We’ve been able to have wonderful adventures together as a family, and Nathan and I manage to get away from time to time to go swing dancing or out to dinner. I’d say, also, that accomplishing really big goals together has been a joy: Nathan and I made it through five degrees together, and we tackled a mountain to pay off our debts and build a six-months’ emergency savings fund. We really enjoy ministry together, speaking and mentoring couples, as well.

The challenges have also ranged from ordinary to major: just learning how to navigate two different personalities, how to run our household together, going through rough seasons due to daily stress or unhelpful patterns of relating. We’ve also faced job loss, and death and divorce affected us through those we love. I came down with postpartum anxiety after the birth of our fourth daughter. That was a hard year, but the healing taught us so much. The grace of the sacrament really does bring strength to weather and grow through these challenges. We’re still singing and dancing!

Q: Do you have any favorite saints, prayers, or devotions? What inspires you as a wife and mother?

I love Sts. Louis and Zélie Martin, the father and mother of St. Thérèse of Lisieux, as well as the Little Flower herself. She inspires me to make the ordinary acts of motherhood and housekeeping a gift of prayer. She also reminds me that it’s okay to not be perfect, it’s the love you put into it that counts most! (Because, truth be told, I am really not much of a housekeeper! I’m much better with abstract ideas than with laundry!)

The rosary is huge for me. We pray it (or at least a portion of it) as a family almost daily, and I really believe it wraps our family up in Our Lady’s mantle, which is right where I want to be! I like the Chaplet of Divine Mercy as well, and offer that for all the needs of the world, for souls, for my shortcomings.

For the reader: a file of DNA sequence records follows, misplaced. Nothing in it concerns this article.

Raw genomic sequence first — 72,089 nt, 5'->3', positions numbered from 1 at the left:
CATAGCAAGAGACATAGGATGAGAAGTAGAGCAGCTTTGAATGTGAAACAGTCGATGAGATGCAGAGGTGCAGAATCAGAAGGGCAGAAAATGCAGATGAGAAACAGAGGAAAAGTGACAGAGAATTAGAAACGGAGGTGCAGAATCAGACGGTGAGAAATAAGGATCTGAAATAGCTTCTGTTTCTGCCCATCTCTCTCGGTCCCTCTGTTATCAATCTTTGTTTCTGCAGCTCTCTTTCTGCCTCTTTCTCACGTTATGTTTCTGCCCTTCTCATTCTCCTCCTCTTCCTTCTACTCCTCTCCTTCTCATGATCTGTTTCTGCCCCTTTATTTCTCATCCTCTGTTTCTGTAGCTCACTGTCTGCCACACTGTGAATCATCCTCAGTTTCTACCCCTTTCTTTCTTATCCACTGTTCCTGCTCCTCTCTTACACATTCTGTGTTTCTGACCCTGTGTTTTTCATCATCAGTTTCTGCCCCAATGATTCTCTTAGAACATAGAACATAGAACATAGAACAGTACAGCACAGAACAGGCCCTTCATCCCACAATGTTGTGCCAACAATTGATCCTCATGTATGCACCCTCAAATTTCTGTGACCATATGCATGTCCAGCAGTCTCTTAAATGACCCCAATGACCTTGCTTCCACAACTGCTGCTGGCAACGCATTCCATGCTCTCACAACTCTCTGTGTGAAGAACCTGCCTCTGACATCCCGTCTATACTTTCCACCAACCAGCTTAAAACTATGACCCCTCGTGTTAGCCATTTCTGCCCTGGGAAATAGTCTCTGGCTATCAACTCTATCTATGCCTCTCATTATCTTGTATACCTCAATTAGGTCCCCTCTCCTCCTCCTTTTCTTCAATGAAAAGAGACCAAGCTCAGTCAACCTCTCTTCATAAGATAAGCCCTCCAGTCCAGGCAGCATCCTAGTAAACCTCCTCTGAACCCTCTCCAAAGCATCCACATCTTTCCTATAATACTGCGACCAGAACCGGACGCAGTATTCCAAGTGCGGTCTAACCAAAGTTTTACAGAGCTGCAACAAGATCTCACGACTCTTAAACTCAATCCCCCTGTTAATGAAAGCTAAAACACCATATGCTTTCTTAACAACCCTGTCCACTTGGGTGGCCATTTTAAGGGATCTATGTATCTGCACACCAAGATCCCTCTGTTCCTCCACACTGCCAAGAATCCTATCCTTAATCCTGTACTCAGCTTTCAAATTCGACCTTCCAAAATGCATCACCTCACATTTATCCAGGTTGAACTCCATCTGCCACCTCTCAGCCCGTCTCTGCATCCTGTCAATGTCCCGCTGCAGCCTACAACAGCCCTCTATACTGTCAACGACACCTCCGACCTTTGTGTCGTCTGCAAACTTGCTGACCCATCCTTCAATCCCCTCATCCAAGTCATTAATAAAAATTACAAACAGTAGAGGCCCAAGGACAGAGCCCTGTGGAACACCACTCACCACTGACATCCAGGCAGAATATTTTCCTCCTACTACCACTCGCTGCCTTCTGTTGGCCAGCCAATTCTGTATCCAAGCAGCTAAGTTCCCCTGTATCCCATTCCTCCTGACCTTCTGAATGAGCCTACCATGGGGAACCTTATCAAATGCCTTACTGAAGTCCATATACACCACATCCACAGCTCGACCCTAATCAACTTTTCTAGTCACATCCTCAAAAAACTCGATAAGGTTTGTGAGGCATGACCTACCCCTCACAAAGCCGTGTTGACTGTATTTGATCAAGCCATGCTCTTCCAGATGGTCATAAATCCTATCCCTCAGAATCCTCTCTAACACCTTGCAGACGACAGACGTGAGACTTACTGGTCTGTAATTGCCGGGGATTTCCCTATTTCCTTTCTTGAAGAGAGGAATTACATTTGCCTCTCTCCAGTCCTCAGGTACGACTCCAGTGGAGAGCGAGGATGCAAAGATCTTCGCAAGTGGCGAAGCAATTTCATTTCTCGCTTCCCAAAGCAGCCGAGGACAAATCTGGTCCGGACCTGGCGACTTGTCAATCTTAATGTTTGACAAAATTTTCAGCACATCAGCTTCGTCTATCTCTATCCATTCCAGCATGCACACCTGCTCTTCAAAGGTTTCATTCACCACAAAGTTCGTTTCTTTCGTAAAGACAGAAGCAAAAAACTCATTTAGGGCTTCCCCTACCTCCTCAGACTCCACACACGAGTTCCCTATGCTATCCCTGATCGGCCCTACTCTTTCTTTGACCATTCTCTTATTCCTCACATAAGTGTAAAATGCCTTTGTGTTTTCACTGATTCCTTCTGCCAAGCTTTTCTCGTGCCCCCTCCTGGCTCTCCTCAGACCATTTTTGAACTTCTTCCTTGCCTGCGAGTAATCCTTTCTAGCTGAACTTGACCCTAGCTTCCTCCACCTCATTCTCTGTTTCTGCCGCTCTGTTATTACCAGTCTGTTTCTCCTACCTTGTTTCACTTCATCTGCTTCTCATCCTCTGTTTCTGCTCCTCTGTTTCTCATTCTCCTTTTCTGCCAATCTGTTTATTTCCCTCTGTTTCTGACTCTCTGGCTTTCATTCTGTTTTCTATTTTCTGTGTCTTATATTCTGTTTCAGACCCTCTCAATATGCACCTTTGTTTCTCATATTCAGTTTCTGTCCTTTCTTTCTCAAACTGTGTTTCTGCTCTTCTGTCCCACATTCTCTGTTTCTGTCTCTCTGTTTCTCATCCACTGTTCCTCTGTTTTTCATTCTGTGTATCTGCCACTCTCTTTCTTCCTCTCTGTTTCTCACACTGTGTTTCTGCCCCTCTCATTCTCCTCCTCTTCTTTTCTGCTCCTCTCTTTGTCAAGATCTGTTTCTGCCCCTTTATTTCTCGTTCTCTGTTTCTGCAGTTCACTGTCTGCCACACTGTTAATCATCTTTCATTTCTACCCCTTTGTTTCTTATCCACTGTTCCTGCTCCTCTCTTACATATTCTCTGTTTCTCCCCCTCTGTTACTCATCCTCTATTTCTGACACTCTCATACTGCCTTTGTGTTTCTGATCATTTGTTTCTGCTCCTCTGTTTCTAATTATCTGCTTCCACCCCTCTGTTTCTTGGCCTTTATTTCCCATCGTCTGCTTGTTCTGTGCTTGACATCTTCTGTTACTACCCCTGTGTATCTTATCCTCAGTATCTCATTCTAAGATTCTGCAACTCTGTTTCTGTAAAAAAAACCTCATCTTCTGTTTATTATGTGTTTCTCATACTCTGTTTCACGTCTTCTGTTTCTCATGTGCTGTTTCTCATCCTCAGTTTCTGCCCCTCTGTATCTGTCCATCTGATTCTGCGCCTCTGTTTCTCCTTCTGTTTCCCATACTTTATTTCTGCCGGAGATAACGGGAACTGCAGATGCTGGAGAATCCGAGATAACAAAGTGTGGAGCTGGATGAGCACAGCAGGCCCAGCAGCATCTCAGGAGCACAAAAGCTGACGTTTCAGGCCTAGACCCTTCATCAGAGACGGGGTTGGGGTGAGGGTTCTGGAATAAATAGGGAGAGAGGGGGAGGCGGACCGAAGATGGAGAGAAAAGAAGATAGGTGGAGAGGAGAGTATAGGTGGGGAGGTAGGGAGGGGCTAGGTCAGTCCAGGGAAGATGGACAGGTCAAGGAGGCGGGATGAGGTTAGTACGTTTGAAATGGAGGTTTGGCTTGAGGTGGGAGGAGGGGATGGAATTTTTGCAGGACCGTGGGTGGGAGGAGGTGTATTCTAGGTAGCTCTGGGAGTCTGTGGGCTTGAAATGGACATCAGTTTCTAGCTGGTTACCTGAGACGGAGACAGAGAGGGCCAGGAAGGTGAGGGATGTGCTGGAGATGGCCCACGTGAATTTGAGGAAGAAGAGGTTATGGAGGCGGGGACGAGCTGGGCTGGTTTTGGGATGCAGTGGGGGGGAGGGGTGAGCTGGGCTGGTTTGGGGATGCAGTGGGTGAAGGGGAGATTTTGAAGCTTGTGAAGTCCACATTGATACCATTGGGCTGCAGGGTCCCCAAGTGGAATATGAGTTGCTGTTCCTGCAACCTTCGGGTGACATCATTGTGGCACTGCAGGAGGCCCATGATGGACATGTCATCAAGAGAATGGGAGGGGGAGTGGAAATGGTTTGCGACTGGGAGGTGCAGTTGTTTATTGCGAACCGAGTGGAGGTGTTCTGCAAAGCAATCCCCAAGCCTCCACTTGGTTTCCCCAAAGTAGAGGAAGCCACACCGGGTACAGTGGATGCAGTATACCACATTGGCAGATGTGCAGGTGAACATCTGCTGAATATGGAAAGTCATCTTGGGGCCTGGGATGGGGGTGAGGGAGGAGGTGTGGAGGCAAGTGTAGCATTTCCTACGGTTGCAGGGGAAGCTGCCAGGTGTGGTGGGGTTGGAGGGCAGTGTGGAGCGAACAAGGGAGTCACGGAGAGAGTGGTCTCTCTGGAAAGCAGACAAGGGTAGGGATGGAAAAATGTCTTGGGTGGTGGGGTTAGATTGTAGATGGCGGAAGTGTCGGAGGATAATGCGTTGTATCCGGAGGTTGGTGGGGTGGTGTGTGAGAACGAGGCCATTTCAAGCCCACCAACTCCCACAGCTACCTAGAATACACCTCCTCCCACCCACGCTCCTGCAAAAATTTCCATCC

St. Joseph is the faithful friend of our family. Whenever we have needed a job or a home, we have always turned to him for help, and he has always answered us. The house we sold when we moved away from the East Coast closed on March 19th!

I love the fifteen-minute daily meditation practice Fr. Watson teaches through the “40 Weeks” Sacred Story program. Nathan and I pray it together (most) nights using an audio Fr. Watson recorded. I also have been greatly blessed by going through the “Disciples of Jesus and Mary” (DJM) formation program created by Fr. Santan Pinto, SOLT, who died several years ago. I’m consecrated to Our Lady through the MI program created by St. Maximilian Kolbe, and I know that has impacted my life in a huge way.

I have lots of favorite saints, including St. Mary Magdalen, St. Francis, St. Clare, St. Kateri Tekakwitha. Most of the saints I’m drawn to teach me about how to be poor in spirit, or how to be “beloved.” That’s a huge concept for me! To know yourself as a beloved son or daughter of God, to know that you are one who is loved.

I find a lot of inspiration and laughs from Catholic mom-bloggers like Danielle Bean, Jennifer Fulwiler, and Simcha Fisher. Right now I’m reading the biography of Chiara Corbello Petrillo, a beautiful and happy young wife and mother who faced three tragedies, the last of which was her own fatal cancer which took her life a few years ago. She lived it all in joy, in gratitude, and in total faith and hope, clinging to Christ. This helps me get perspective when my personal laundry mountain threatens to overwhelm me!


Click here if you would like to register for the “Betrothed: A Preparation for the Sacrament of Marriage” retreat!